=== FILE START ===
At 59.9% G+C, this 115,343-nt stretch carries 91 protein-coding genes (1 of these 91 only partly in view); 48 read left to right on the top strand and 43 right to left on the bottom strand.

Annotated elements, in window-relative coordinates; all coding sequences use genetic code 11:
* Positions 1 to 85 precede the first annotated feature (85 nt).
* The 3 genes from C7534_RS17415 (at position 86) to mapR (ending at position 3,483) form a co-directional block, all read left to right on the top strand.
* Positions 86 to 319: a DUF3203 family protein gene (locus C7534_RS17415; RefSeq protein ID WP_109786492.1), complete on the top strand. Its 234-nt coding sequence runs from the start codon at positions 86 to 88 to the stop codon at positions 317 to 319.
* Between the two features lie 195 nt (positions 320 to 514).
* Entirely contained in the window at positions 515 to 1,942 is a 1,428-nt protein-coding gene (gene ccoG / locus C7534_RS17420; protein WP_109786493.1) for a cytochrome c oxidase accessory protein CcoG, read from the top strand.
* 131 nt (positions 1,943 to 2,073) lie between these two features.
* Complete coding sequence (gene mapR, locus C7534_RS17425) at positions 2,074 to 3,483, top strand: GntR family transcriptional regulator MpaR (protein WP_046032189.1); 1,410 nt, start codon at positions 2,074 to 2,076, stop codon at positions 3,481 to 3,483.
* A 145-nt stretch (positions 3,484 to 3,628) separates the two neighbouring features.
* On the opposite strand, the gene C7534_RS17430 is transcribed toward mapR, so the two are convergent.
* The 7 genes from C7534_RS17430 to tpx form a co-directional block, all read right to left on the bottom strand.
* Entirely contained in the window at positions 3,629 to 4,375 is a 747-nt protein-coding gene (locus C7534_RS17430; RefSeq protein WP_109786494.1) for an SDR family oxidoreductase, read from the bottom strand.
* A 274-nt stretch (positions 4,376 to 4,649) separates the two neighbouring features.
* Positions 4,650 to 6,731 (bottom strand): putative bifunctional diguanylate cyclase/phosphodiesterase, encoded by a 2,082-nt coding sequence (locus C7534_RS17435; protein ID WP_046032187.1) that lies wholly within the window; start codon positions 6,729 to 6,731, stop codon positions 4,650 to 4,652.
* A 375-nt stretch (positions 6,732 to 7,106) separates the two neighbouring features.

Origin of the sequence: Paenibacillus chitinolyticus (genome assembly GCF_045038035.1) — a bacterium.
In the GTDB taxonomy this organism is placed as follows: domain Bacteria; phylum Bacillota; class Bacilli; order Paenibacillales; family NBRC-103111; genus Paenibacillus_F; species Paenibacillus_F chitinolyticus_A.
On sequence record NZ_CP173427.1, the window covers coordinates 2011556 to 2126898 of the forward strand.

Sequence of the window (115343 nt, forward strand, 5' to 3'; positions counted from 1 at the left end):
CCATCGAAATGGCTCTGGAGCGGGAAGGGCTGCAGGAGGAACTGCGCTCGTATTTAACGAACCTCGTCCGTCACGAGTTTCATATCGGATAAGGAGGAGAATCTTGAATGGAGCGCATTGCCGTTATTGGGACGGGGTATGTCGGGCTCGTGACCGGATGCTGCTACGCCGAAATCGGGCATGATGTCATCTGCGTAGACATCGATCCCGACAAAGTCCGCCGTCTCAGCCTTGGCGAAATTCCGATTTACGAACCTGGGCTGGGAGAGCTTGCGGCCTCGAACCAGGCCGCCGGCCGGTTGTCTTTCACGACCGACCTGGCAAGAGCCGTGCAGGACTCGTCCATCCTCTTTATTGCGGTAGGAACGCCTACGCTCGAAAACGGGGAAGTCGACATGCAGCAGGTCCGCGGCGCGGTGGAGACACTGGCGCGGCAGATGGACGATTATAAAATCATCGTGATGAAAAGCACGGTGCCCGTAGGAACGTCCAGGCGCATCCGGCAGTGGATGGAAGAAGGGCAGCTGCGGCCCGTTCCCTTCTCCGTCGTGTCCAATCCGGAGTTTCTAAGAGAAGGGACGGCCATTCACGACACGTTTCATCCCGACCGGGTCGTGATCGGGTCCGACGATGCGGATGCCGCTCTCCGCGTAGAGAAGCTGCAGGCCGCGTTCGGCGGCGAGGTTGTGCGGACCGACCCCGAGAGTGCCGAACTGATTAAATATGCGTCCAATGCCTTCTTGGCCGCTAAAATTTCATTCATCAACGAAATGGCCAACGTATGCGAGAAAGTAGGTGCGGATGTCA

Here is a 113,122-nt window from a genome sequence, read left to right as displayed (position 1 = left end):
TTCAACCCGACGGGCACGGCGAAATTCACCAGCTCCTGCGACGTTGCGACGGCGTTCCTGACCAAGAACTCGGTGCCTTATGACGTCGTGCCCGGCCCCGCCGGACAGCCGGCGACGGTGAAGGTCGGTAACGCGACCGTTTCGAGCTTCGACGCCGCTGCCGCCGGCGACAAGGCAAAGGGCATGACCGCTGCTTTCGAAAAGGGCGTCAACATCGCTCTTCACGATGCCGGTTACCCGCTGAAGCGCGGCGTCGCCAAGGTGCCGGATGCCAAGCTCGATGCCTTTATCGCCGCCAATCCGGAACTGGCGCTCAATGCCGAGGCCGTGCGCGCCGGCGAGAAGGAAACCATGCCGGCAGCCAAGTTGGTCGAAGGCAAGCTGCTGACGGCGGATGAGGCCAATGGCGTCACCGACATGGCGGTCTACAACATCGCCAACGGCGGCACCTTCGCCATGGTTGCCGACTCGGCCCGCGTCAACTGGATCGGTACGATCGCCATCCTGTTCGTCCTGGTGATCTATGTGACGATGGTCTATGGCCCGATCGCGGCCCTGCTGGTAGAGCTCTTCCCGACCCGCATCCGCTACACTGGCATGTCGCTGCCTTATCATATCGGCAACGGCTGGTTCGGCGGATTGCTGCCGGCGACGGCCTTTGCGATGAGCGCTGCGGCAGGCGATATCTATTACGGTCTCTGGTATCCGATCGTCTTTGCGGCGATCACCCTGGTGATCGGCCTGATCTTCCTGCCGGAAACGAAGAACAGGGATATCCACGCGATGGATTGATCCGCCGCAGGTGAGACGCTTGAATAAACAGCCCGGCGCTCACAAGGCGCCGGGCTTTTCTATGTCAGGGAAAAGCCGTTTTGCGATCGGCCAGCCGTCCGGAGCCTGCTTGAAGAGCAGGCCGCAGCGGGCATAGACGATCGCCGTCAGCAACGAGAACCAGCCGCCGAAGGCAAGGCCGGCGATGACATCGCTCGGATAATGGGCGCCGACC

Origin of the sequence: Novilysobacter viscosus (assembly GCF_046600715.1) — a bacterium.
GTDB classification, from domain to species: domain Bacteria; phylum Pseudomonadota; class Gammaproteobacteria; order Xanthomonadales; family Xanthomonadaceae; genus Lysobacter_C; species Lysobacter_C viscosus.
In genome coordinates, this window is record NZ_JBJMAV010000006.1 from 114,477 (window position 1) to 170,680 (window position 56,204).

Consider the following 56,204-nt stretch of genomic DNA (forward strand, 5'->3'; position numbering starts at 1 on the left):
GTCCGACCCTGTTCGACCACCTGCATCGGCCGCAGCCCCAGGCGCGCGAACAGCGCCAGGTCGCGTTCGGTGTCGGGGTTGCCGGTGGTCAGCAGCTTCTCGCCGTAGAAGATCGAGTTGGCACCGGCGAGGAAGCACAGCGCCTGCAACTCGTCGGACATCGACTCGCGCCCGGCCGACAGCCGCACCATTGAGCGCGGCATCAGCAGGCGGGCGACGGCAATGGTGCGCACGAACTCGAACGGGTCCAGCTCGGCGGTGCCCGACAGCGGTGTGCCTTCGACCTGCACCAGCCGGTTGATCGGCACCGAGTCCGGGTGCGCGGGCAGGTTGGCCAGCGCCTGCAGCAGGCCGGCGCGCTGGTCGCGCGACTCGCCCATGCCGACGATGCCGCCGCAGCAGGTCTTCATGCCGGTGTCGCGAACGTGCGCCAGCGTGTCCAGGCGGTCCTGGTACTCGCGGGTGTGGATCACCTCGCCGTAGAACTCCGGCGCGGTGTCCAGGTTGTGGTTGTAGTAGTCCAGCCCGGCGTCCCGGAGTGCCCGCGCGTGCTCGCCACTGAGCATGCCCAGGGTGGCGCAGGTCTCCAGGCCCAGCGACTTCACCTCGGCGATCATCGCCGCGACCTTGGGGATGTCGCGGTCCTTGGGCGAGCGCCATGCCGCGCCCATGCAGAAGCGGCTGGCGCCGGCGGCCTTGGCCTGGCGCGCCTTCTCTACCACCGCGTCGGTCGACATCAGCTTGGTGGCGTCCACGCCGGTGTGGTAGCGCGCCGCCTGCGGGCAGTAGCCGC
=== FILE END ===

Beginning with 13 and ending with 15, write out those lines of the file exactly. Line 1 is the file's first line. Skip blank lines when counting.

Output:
* Entirely contained in the window at positions 3,629 to 4,375 is a 747-nt protein-coding gene (locus C7534_RS17430; RefSeq protein WP_109786494.1) for an SDR family oxidoreductase, read from the bottom strand.
* A 274-nt stretch (positions 4,376 to 4,649) separates the two neighbouring features.
* Positions 4,650 to 6,731 (bottom strand): putative bifunctional diguanylate cyclase/phosphodiesterase, encoded by a 2,082-nt coding sequence (locus C7534_RS17435; protein ID WP_046032187.1) that lies wholly within the window; start codon positions 6,729 to 6,731, stop codon positions 4,650 to 4,652.